chance to excel. Now this is all history. If it were a sport
something would be done.
I’ve not been exactly telling the truth.
County is not the only
county without an FFA chapter. I understand Vinton County
has dropped their Ag Science classes. I’m a friend of a teacher
who developed their good program over the years. We still are
the only county that offers an Agriculture Education class and
does not have an active FFA chapter.
We were among the last to get 911. Maybe FFA will be revitalized
sometime I hope. FFA is one of the most enjoyable and important
parts of teaching agriculture in high school.
said, “Live your life as though you would not be ashamed to sell
your parrot to the town gossip.”
Church Sunday? Why not?
JOSEPH N. GALLAGHER
EDITH MAE GRIFFITH
SUSAN JANE HILL
HAZEL P. TOMLIN
SYLVIA I. WECKBACHER
Joseph N. “Joe” Gallagher, 85,
Malaga, died Aug. 26, 2009 near
Malaga. He was born Dec. 25, 1923
in Eldon, a son of the late George and Emma Gallagher.
He was an active member of
the Baptist Catholic Church, Miltonsburg and St.
Sylvester Catholic Church, Woodsfield and the St.
Francis Society. He served in WWII in the 393rd Infantry
In 1954, Joe founded Gallagher Monuments in
Malaga. Even though he was
retired, his heart was always with with his son and
grandson in the monument business. He was a loving
husband, father, grandfather, and great-grandfather
whose ultimate enjoyment came from The Green Knoll Farm
and showing horses and cattle with his children and
Surviving are four sons, Randall (Lisa) Gallagher of St.
Clairsville, Ron (Cathy) Gallagher of Malaga, Rick (GiGi)
Gallagher of Waynes-ville, Kevin (Susan) Gallagher of
Texas; daughter, Diane Gallagher of Columbus; a brother,
Gerard (Barbara) Gallagher of Lore City; three sisters,
Pearl (Walter) Reischman of Barnesville, Leola Brown of
Newark, Martha (Tom) Terry of Reynoldsburg; 11
grandchildren, Tiffany, Lindsay, Justin, Jason, Karrie,
Brandi, Stephan, Taylor, Eric, Kathryn, Dean; three
great-grandsons, Zachary, Parker, Brady; sister-in-law,
Lois Stephen of Malaga and several nieces and nephews.
In addition to his parents, he was preceded in death by
his loving wife of 63 years, Eunice Hunkler Gallagher; a
brother, Wilford Gallagher and sister, Mary Starr.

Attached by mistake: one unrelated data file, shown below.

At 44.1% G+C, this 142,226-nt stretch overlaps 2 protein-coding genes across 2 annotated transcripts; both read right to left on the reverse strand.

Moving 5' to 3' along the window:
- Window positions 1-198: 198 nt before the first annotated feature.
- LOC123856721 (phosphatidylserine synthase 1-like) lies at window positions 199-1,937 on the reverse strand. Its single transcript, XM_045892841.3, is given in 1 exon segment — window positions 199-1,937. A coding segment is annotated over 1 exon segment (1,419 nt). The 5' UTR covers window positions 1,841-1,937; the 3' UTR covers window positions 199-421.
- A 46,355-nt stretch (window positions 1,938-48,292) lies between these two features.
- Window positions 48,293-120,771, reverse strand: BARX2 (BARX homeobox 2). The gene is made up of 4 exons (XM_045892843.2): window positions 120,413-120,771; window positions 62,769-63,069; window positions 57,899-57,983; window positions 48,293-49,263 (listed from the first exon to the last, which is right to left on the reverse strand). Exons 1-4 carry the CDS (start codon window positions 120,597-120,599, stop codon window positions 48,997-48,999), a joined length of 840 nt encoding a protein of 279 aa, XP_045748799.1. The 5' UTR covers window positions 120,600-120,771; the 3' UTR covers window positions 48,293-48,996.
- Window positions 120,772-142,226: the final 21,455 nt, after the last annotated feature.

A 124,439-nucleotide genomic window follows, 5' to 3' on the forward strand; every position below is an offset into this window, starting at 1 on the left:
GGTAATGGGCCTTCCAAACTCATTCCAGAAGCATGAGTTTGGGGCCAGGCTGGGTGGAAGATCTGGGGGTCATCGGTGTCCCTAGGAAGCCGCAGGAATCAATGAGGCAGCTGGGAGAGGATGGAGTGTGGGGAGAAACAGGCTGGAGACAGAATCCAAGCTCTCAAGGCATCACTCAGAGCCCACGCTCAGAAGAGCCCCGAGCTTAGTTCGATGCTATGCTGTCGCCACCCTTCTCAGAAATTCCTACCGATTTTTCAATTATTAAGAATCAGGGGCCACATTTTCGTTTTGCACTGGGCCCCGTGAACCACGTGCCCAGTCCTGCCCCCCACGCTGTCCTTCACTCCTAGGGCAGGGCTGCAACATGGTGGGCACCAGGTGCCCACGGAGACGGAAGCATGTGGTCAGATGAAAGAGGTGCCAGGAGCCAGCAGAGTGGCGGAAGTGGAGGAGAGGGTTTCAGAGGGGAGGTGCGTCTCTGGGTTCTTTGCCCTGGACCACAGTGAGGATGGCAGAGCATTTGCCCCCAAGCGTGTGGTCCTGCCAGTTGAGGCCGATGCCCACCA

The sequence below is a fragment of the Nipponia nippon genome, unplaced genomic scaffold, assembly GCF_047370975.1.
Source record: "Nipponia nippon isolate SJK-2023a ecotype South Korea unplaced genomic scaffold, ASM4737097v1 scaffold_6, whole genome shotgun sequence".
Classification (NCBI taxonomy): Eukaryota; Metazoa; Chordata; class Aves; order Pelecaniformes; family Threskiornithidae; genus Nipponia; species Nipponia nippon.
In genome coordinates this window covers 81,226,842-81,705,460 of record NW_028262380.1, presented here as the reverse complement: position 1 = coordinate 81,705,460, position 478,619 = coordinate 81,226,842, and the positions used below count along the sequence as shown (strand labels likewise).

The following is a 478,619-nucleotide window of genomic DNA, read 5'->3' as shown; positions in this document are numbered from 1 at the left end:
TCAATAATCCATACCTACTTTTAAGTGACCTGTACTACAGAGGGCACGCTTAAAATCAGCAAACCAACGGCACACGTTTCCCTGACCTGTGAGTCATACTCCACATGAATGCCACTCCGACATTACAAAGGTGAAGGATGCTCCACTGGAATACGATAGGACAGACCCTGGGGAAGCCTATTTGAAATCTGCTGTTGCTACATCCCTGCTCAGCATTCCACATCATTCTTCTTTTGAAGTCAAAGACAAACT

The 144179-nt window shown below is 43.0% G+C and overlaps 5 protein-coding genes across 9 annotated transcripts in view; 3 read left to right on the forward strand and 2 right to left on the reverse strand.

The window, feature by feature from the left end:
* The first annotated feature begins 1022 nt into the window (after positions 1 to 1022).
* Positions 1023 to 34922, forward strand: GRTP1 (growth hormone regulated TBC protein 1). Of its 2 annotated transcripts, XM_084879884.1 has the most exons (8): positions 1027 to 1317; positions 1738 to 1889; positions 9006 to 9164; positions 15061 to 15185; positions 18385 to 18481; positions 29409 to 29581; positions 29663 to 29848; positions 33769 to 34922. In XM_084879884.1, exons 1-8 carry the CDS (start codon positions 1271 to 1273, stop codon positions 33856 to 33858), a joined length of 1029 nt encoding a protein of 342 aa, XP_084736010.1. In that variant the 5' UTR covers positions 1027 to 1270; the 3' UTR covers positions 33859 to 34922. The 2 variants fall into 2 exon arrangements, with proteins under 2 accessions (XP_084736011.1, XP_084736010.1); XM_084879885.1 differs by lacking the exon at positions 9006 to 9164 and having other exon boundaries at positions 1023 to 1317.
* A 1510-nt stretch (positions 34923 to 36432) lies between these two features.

Friends were received and rosary was recited Aug. 28 at
Harper Funeral Home, Bealls-ville. Mass of Christian
Burial was celebrated by Fr. Dave Gaydosik Aug. 29 at
St. John the Baptist Catholic Church,
Miltonsburg. Burial followed in
with full military honors.
Memorial contributions may be made to St. Sylvester
School, 119 South Main St., Woodsfield,
Online condolences may be offered at www.harperfh.net.
Edith Mae Jeffers Griffith, 97,
Shelby, went to Heaven on Aug.
27, 2009. She was born Sept. 9, 1911 in Woodsfield, the
daughter of the late John and Jessie (Norris) Jeffers.
She attended Ohio
University in Athens. After graduation, Edith taught school
for three years in southern
Ohio. In 1934 she married Okey
F. Griffith and they moved to Shelby that same year. She was a retired
employee of Shelby Mutual Insurance Company and was a
member of the First Christian Church in
Surviving are her son, Richard (Marilyn) Griffith of
Houston, Texas; two grandsons and their families, Jeff
and Sarah Martin and their daughters, Margo and Kayla;
Todd and Cheryl Martin and their children Kevin and
Heather; a brother, Dean W. Jeffers of Columbus; a
sister, Nina Yoss of Woodsfield; a brother-in-law,
Lester Griffith of Shelby; and nieces and nephews, Polly
(Patton) and Andrew Neer, Pat (Yoss) and Paul Keylor,
Michael and Margie Yoss, and Philip and Kelsy Jeffers.
In addition to her parents, she was preceded in death by
her husband, Okey F. Griffith in 1997; a daughter and
her husband, Carol (Griffith) and Gary Martin; two
sisters and their husbands, Ruth (Jeffers) and Cyrel
Haren and Lee (Jeffers) and Harry Owens; a
brother-in-law, Kenny Yoss; a sister-in-law, Ruthie
(Workman) Jeffers and a niece and her husband, Pam (Yoss)
and Bill Sloan.
Friends were received Aug. 31 until time of services at
Turner Funeral Home, Shelby, with Rev. Brad McBee
officiating. Burial followed in
Memorial contributions may be made to Med Central
Hospice or First Christian Church.
Condolences may be expressed at
SUSAN JANE HILL
Susan Jane Hill, 69, Woodsfield, died Aug. 24,
2009 at Barnesville Hospital.
She was born July 30, 1940 in Woodsfield, a daughter of
the late Ralph and Gretchen Buckio Schumacher.
She retired from the State of
as a registered nurse for the Department of Job and
Family Services. She was a lifetime member of the
Church, a member of Kiwanis
and the Red Hat Society.
Surviving are two daughters, Allyson (Bob) Cox of
Woodsfield, Gretchen (John) Anderson of Greeley,